Like many of her generation, Teresa left Ireland for America in September 1895. She settled first in Boston, and later moved to New York. While there she met and later married Richard Brayton, a French Canadian who worked in the Municipal Revenue Department. She became interested in politics while in America, and was an active supporter of the Irish Republican Brotherhood. Teresa is generally remembered as a folk poet of Irish America. As an activist Teresa organized fundraisers and distributed political pamphlets. She returned to Ireland on a number of occasions, and was acquainted with many of the leaders of the 1916 Rising.
Her writing career began when she got some assignments for Irish-American newspapers. Teresa began to write poetry for such papers as the Irish World ,New York, The San Francisco Monitor and many other publications. The pain of being separated from her native country is one of the themes of her work. In one of her poems In Cappagh Hill she describes how she dreamed of being back in Cappagh, but was shocked to awake to find she was on Broadway in New York. Teresa’s great-grandfather had taken part in the Battle of Prosperous during the 1798 Rebellion, and she wrote poems for the centenary of the rebellion in 1898.Always aware of the political climate back home, and the struggles of the Land League and the National League she campaigned for both. Teresa wrote nationalist poems on their behalf for local newspapers such as the Nation and the Westmeath Independent.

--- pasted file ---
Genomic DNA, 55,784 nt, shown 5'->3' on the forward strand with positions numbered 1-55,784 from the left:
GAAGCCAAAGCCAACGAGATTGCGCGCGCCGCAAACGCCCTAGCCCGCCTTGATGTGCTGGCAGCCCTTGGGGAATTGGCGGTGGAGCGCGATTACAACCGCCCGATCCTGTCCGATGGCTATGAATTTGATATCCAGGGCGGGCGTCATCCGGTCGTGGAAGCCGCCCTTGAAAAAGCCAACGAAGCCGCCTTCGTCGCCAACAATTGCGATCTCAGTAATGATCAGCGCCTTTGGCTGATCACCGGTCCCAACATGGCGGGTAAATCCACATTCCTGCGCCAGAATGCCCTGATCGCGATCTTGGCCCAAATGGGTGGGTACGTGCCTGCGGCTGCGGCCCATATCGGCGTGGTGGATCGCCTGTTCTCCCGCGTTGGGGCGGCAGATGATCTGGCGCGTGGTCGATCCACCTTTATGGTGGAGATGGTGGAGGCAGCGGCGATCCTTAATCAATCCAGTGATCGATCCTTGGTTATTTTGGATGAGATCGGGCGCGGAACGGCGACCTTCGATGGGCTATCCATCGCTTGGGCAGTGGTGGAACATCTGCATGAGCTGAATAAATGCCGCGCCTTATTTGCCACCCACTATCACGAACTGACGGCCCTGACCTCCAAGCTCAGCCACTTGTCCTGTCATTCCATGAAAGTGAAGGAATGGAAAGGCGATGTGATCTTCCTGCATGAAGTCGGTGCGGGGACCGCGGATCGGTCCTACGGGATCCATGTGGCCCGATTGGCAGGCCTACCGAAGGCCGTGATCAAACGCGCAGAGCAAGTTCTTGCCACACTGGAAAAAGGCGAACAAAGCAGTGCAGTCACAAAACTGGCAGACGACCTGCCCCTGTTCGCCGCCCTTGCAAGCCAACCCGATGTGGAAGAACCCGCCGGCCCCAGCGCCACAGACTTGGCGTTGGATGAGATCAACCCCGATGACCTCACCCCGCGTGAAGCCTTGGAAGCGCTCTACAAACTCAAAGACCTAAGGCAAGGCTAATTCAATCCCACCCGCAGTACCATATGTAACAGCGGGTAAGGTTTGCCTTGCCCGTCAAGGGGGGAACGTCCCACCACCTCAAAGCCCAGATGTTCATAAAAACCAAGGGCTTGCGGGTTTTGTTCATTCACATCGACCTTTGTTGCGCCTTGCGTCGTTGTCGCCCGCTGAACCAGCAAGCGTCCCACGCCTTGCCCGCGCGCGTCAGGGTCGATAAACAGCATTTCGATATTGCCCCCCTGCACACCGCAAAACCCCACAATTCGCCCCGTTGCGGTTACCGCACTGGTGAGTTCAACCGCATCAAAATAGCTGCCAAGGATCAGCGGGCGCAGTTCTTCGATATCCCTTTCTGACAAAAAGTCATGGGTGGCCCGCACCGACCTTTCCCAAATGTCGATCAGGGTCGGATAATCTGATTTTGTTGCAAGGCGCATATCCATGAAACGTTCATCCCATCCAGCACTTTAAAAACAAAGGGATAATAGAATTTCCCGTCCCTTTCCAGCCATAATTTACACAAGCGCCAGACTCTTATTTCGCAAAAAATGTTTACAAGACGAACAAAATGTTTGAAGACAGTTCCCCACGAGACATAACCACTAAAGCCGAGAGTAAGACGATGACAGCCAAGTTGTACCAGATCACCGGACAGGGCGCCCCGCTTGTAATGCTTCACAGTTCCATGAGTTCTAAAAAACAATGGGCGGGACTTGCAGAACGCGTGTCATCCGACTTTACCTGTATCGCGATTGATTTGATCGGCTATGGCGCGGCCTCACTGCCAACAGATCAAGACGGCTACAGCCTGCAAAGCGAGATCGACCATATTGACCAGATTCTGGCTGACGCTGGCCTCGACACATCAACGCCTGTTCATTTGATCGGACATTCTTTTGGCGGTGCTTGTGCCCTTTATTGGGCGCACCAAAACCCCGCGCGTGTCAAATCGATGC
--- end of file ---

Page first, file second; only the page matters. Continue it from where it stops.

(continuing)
Her poem, The Old Bog Road became famous as the song of the Irish exile, and was set to music by Madeline King (later O’Farrelly), a native of Rochfordbridge, Co. Westmeath. Teresa has been compared to the Meath poet Francis Ledwidge. She is regarded as an important folk poet of the Irish-American, who readily identified with her work, especially her poems of exile. The poem Rosse’s Homecoming is considered to be one of her most political. This poem is about the return of the body of Jeremiah O’Donovan Rossa a Fenian. In recognition of her efforts Countess Markiewicz gave her a splinter from the flagpole that flew over the G.P.O. during the 1916 rising “as a tribute to your beautiful verses that are an inspiration to lovers of freedom and justice.”
Teresa returned permanently to Ireland in 1932 aged sixty-four. She settled first in Bray, Co. Wicklow, and later on the North Strand Dublin where she witnessed the bombing on 31 May 1941 during World War II. The last three years of her life were spent at Kilbrook where she died on the 19 August 1943. She was buried in the nearby Cloncurry cemetery. Enfield Muintir Na Tire erected a Celtic cross over her grave. President Eamon De Valera performed the unveiling ceremony on 18 October 1957. In his oration he spoke of the importance of Teresa Brayton as a revolutionary poet. Many of her memorabilia are displayed in the Teresa Brayton Memorial Library in Kilcock.